Rights While in Federal Immigration Detention

There are also LGBTQ immigration rights for individuals in federal immigration detention in accordance with Immigration and Customs Enforcement (ICE). These rights include the following:

  • Transition-related medical care — While in detention, you have the right to any hormone treatment that you took before officials detained you. You will also have access to a medical evaluation if you weren’t previously taking hormone treatments.
  • Access to preferred clothing options — Individuals have the right to access the clothes they wish to wear according to gender identity. However, they may not be able to obtain preferred underwear options at certain detention facilities.
  • Selection of officials for strip searches — You also have the right to choose whether the person performing a strip search, if needed, is a man or a woman.
  • The right to avoid harassment and sexual assault — If anyone attempts to sexually harass or assault you, you may file a complaint against the responsible individuals with the U.S. Office for Civil Rights and Civil Liberties. You may also be able to file a complaint on a detainee’s behalf if you have that detainee’s formal written permission to do so.
  • The right to avoid placement into isolation — You may file a complaint with the U.S. Office for Civil Rights and Civil Liberties if officials place you in isolation while detained.
  • Access to HIV medication — If you are currently taking HIV medication, you will be able to access it while detained.

Updating Immigration Documents

As a transgender immigrant, you may need to update your immigration documents with your preferred gender and new name. Often, this process begins with a court order requesting the name or gender change.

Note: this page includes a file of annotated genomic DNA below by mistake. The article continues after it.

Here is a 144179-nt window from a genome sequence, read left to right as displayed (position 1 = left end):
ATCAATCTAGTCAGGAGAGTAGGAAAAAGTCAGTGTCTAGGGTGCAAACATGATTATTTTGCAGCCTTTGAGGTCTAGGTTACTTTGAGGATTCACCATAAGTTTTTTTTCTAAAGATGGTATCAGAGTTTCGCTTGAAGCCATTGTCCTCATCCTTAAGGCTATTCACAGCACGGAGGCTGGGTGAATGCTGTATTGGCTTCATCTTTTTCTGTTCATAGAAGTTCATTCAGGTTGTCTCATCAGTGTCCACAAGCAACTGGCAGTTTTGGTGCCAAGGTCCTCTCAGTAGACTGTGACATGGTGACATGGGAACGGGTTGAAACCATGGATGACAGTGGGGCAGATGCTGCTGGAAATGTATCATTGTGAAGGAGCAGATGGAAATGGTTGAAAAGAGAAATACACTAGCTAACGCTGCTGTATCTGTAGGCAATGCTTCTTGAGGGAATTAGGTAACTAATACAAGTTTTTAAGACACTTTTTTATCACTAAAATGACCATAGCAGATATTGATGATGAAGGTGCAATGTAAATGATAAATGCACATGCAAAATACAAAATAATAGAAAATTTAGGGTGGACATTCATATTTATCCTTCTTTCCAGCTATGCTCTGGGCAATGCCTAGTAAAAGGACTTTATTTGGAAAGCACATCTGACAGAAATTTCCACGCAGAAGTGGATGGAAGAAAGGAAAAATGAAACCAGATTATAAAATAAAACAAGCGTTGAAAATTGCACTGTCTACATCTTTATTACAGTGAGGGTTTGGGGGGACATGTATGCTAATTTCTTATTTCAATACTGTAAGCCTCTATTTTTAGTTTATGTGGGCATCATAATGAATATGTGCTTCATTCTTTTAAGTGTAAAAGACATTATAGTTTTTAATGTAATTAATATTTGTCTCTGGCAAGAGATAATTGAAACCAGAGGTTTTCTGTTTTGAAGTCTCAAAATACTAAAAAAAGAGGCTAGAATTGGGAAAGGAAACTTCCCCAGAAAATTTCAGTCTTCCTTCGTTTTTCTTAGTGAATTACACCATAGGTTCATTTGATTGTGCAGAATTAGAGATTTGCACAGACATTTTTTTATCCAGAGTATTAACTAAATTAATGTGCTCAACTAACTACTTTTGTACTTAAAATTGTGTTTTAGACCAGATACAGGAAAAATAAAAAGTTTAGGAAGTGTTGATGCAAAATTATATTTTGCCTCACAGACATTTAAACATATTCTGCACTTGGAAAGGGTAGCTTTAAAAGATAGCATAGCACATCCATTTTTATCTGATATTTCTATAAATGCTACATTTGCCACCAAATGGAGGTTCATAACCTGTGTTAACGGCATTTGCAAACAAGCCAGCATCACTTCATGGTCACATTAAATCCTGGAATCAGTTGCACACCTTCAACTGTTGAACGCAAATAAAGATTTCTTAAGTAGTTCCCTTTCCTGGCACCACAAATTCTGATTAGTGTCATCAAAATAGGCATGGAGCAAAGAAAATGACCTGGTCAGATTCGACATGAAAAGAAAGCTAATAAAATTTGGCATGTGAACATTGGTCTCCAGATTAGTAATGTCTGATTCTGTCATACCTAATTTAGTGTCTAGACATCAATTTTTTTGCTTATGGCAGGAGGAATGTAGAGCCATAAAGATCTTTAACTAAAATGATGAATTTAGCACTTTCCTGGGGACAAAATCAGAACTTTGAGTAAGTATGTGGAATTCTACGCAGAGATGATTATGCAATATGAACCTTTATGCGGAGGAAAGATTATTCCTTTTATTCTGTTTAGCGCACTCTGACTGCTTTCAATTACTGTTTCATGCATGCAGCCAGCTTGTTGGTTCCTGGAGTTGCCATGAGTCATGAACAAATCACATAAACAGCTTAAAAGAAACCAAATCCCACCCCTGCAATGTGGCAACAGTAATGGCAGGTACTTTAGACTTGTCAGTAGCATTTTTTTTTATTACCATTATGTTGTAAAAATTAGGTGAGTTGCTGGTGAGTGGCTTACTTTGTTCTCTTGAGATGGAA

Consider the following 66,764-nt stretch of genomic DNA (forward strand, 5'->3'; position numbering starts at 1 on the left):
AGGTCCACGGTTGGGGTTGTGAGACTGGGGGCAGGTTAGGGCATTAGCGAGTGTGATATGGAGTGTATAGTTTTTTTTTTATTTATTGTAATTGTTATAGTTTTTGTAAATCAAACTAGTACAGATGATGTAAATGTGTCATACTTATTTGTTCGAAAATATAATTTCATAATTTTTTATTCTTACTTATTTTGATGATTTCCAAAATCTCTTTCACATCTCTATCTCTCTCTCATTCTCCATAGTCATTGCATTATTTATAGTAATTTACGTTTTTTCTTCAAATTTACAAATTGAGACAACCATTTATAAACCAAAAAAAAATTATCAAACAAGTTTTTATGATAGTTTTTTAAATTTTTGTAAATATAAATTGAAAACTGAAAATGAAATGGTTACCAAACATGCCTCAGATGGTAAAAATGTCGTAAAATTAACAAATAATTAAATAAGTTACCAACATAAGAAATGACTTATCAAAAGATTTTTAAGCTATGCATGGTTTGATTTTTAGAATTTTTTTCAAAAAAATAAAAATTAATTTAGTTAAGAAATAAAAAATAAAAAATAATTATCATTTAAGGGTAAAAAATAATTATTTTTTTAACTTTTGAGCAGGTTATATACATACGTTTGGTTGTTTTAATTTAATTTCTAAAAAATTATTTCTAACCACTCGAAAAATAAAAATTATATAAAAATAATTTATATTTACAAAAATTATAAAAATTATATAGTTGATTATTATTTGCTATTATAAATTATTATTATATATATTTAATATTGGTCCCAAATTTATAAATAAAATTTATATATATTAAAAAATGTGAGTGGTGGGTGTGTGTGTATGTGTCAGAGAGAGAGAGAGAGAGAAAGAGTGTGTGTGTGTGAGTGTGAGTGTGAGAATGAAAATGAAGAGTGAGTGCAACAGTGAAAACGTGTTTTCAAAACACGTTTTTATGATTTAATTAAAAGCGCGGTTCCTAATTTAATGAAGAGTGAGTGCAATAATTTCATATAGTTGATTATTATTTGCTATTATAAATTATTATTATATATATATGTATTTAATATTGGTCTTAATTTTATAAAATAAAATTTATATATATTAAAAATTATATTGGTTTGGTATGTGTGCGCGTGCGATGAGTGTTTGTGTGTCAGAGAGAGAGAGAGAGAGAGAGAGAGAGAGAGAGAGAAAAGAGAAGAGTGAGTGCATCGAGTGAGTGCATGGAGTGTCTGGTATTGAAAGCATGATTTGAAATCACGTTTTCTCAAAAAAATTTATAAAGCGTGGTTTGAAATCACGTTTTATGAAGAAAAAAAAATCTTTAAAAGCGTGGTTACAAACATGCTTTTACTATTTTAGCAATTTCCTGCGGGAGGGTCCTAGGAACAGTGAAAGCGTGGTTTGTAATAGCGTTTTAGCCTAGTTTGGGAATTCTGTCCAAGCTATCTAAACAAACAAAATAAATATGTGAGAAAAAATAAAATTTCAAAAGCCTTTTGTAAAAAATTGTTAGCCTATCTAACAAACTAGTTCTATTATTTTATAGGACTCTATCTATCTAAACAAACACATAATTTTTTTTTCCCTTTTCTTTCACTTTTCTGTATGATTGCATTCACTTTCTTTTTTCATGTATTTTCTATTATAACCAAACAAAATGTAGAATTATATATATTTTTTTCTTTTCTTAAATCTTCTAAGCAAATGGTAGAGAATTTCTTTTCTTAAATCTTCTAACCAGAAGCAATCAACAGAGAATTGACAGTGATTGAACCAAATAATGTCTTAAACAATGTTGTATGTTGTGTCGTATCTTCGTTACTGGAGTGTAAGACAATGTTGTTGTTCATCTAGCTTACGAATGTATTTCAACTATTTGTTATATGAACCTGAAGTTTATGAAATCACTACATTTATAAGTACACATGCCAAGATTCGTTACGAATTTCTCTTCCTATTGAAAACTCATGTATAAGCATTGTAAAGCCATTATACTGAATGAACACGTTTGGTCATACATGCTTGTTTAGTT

If you want to notify U.S. Citizenship and Immigration Services (USCIS) of a gender change, you will only be able to do so via a letter from a licensed osteopath or doctor, but it doesn’t need to disclose the exact procedure. This letter can help show that you have transitioned to another gender through formal, clinical treatment. This letter will include the Drug Enforcement Administration (DEA) registration number along with the physician’s license number. 

Several types of documentation may require updates if you change your name or gender. For example, you may need to update your naturalization certificate, LPR card, or employment authorization cards. 

The following are the specific steps you’ll need to take to change each type of document:

  • Naturalization Certificate — To change this document, you must file Form N-565 and either pay a fee or file a fee waiver, and you’ll need to submit at least two passport photographs along with other supporting documents.
  • Permanent Resident Card — Changing this document will entail filing Form I-90 and paying a fee or submitting a fee waiver, and you’ll also need to include any available supporting documents.
  • Employment Authorization Card — This document change will involve filing Form I-765, paying a fee or submitting a fee waiver, and providing at least two passport photographs, along with other supporting documents.

In most cases, supporting documentation here would include documents such as letters from physicians confirming a gender change, along with a court order for a name or gender change.

Why Hiring an Attorney May Be in Your Best Interests

If you experience discrimination as a transgender immigrant or another member of the LGBTQ community, or if you need assistance with any aspect of immigration, hire an immigration legal services attorney for assistance.

A good attorney will push for equality for immigrants in all situations and provide the representation you need to overcome various immigration challenges, whether they pertain to discrimination or other issues. Some specific legal services you may receive from an experienced attorney include: